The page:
An intergovernmental service agreement, also known as an IGSA, is an agreement between the Department of Homeland Security‘s Immigration and Customs Enforcement agency and a county or local jail to hold immigrants.
IGSAs create “contracts” between ICE and local jails that are willing to have “administrative detainees.” These detainees are immigrants who haven’t been charged with criminal violations. They are held in custody as they go through the immigration hearing process and until they receive a final decision from an immigration court on whether they can remain in the United States.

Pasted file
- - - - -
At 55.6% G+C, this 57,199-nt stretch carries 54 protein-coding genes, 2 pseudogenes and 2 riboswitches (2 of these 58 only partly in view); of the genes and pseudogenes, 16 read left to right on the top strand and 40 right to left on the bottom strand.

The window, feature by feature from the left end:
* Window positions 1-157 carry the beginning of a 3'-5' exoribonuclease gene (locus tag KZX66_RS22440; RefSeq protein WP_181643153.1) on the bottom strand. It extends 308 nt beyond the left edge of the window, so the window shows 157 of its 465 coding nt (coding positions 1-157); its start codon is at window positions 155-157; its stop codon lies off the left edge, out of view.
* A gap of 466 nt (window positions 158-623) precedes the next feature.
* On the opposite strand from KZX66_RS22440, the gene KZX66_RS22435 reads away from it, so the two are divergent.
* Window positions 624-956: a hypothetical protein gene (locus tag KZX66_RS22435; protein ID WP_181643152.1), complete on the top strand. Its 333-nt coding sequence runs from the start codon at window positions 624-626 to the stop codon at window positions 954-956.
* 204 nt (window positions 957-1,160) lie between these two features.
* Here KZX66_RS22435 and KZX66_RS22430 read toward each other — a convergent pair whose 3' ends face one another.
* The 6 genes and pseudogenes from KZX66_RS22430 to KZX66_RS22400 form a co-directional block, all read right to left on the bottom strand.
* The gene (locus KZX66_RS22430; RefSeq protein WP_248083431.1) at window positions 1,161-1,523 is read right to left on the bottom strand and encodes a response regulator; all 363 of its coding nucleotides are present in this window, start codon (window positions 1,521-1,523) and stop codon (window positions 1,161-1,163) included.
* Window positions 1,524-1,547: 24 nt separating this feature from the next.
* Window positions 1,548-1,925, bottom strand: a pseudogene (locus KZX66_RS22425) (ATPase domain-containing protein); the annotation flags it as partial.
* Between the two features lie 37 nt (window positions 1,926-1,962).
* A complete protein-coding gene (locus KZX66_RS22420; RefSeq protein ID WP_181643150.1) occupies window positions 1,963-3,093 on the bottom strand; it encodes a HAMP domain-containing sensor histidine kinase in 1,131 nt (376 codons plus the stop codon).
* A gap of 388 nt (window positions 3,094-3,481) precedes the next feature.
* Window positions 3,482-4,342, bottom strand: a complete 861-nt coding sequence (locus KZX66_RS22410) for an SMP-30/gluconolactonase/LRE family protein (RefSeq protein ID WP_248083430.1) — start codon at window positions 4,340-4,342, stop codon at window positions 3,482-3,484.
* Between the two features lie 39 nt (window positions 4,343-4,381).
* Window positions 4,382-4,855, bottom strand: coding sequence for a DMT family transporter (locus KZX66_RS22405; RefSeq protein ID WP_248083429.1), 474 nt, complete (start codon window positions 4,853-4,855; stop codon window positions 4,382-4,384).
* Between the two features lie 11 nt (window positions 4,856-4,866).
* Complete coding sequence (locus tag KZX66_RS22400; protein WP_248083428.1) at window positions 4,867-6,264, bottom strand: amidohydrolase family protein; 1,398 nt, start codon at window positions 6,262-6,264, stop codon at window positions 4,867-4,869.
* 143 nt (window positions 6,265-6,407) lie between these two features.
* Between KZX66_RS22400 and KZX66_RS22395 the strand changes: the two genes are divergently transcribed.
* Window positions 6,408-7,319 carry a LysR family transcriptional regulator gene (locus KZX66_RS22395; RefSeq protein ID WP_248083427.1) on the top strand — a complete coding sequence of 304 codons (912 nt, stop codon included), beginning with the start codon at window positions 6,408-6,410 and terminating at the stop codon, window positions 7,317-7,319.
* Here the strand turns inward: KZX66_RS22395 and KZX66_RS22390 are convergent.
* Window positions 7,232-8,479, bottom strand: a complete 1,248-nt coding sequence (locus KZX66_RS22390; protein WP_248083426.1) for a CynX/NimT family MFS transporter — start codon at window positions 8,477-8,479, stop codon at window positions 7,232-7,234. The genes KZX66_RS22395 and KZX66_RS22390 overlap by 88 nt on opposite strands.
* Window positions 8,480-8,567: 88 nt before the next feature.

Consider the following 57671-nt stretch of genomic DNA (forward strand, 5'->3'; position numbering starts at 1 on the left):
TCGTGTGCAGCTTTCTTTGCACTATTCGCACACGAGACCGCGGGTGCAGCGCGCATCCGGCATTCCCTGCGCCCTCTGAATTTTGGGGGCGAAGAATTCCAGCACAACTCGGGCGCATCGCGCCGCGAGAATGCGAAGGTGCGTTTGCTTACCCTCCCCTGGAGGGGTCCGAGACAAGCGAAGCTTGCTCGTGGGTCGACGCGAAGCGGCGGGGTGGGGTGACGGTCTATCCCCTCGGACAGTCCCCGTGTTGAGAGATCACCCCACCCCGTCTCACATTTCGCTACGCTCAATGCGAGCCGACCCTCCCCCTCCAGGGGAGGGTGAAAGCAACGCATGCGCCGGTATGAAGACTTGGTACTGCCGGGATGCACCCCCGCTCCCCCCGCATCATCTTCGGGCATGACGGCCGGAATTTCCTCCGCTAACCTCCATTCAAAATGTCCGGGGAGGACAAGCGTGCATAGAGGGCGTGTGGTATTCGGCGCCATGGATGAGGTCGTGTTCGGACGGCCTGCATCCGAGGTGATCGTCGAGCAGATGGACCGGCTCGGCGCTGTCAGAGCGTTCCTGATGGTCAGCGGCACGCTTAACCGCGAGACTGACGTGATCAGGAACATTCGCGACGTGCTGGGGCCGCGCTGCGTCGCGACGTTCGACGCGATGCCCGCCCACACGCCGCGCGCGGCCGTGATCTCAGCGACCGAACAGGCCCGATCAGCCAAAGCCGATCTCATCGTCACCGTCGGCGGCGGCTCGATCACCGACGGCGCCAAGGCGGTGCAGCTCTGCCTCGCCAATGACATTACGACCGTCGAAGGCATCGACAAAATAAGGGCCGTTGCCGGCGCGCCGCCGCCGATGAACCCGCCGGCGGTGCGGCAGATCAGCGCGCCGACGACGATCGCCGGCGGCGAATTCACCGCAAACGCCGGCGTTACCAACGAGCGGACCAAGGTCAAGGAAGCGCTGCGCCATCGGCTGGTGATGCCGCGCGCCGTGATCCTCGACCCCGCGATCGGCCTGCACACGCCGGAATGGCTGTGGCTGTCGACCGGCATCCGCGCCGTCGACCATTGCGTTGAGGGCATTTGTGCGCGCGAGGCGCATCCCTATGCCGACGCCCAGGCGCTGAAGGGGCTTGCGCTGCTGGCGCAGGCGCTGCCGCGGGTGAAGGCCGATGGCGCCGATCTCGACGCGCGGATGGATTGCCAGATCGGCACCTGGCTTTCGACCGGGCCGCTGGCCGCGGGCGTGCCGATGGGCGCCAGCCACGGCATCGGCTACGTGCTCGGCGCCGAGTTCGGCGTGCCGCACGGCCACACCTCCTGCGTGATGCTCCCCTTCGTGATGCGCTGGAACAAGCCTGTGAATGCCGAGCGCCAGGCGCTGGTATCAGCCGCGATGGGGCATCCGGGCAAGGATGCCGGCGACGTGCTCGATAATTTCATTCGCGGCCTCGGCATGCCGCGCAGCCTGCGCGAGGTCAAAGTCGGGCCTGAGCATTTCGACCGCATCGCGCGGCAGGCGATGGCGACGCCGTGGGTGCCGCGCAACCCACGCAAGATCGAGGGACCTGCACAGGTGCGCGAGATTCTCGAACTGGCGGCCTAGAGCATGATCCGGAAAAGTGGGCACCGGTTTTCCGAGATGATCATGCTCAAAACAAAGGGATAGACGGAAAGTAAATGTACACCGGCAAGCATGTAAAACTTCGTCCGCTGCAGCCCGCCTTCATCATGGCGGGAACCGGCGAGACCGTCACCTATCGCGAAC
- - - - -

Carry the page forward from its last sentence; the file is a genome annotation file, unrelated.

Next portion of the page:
As part of these contracts, ICE pays jails a daily fee for each detainee they hold. Data obtained by the Immigrant Legal Resource Center shows the Theo Lacy Facility in Orange, California, for example, held around 500 individuals for ICE and received $118 per person per day, bringing in about $59,000 a day.
IGSA contracts have been under scrutiny for allegedly facilitating poor and even unsafe conditions with little oversight. A DHS Office of the Inspector General report found “ICE does not adequately hold detention facility contractors accountable for not meeting performance standards” and “ICE fails to consistently include its quality assurance surveillance plan in facility contracts.”